After Freeland graduated from Harvard in the early ’90s and before going to Oxford, she traveled to Ukraine and turned herself into a stringer journalist, reporting on the implosion of the Soviet Union, giving her a close view of the fast-moving and unpredictable spectacle of an empire collapsing. She has said that she thinks a lot about the “fraught moment” we now find ourselves in and how it resembles the period immediately after the First World War, when the hyperglobalized rule of the British Empire ended and resulted in the rise of fascism and the catastrophe of World War II.
“I think there are two related megaproblems in the world right now,” she told me in her office. “The first problem is that the rules-based order is under more strain than any time since it was invented after World War II. The other very related issue is authoritarianism is starting to make gains on democracy. They’re not the same thing. The second is as much about domestic policy as it is about international politics. But they are closely related. I worry that we — and I mean Canadians, but I think this applies broadly to citizens of Western democracy — take for granted these great institutions and liberal democracy because we’ve had them for a while.”
America and Canada have had serious differences in the past, among them the Vietnam War and the invasion of Iraq in 2003. As a kid growing up in Toronto in the 1970s, I witnessed widespread anti-Americanism, including in my father’s house, where the milk glasses read “Nixon Drinks Canada Dry.” Protecting Canadian industry and culture from American multinational corporate depredation was considered by many to be a paramount priority. In 1984, when a corporatist conservative leader named Brian Mulroney was elected prime minister, the country decided to take a new approach to trade and relations with the United States, one that at the time was much ridiculed by the intelligentsia as toadyism.
“I believed a comprehensive free-trade agreement with the United States would give us privileged access to the largest and richest market in the world,” Mulroney, now 79, told me. “There is more than one way to skin a cat.”
When trade negotiations stalled, Mulroney reached out to President Reagan with a simple message: If he could strike a deal on nuclear weapons with America’s archenemy, the Soviet Union, why couldn’t America make a deal on trade with its best friend, Canada? The ploy worked; within 20 minutes word came back that the logjam was broken, and the first Canada-United States trade agreement was signed in 1987, a pact that was virulently opposed on the political left in Canada as a concession of sovereignty but that Mulroney delighted in describing three decades later as a wild success. Trade exploded by 300 percent over the next 20 years, he said, creating the largest trade relationship in history.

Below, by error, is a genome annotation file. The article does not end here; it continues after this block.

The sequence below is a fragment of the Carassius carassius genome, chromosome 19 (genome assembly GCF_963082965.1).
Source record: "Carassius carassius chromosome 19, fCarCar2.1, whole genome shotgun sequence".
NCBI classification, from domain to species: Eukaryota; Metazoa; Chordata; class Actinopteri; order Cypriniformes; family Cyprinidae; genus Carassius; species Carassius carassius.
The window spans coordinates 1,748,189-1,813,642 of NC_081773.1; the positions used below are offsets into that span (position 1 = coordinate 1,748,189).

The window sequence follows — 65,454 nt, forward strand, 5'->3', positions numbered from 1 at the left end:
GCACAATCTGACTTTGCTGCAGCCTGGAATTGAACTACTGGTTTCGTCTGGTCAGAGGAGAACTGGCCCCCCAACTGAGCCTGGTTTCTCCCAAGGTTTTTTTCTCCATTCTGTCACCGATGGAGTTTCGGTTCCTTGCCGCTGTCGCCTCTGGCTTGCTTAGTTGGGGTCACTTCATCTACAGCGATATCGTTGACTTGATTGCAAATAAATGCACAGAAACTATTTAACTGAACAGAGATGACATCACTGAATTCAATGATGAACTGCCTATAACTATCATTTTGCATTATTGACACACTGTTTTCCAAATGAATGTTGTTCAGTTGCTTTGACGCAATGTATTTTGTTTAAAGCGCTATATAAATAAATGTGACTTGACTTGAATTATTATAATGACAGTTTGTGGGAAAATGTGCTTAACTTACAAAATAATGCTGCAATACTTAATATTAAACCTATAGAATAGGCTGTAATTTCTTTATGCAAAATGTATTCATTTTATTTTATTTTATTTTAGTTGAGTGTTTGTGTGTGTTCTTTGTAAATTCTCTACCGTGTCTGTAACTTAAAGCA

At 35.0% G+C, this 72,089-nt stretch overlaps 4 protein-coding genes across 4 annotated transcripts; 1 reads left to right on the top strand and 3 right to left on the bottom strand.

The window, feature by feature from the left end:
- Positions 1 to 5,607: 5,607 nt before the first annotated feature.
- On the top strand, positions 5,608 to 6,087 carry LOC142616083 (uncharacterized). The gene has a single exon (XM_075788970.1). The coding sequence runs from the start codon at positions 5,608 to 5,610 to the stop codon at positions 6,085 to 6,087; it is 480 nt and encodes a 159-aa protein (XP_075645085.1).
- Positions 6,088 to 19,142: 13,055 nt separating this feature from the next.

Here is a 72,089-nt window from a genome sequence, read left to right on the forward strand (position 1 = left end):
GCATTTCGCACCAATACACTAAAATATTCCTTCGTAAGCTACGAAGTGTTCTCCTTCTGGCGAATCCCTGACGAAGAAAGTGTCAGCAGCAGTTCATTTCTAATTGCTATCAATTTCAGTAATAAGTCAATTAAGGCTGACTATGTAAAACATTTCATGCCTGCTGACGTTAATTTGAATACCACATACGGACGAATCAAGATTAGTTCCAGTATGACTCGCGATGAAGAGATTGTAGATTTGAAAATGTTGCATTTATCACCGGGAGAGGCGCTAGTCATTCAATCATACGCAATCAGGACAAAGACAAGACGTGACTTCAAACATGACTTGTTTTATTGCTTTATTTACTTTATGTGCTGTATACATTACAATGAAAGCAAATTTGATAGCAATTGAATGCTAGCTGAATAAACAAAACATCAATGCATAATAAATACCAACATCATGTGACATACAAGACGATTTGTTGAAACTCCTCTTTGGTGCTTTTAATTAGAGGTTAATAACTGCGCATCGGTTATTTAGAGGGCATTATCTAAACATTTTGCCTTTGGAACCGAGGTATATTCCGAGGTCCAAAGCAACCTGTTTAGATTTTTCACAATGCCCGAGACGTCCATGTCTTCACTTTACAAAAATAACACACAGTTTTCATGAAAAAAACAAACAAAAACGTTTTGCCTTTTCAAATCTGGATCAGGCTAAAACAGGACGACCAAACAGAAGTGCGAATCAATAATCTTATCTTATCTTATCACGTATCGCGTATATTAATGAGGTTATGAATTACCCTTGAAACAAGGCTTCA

In the early 1990s, George H.W. Bush decided that the United States-Canada deal was so beneficial that he wanted a similar treaty with Mexico. Always eager to tag along with America, Mulroney instantly said that Canada wanted in on that deal, too — and thus was born Nafta. This was a massive leap in logic and faith. Canada and America are similar countries, in myriad ways, while Mexico has a much different history, political landscape and, most important, economy; lower wages in Mexico instantly began incentivizing companies to move factories from both the Canadian and American industrial heartlands. But even as thousands of good industrial jobs migrated south, over time a consensus emerged across the political spectrum in Canada that Nafta was a desirable part of the fabric of the nation. “History has had its say about Nafta now,” Mulroney said. “There are two vital things for any Canadian prime minister to get right. The first is national unity. The second is U.S.-Canada relations.”
This was precisely the mantra I heard repeatedly from Freeland and other top Canadian officials, and that was no coincidence. A true America-phile, Mulroney had known Trump for decades, having lunched with him in Manhattan in the mid-’90s and encountered him often over the years, as they both have residences in Palm Beach and move in the same moneyed conservative social circles. Mulroney often dined at Mar-a-Lago.
Source : https://www.nytimes.com/2018/06/09/magazine/justin-trudeau-chrystia-freeland-trade-canada-us-.html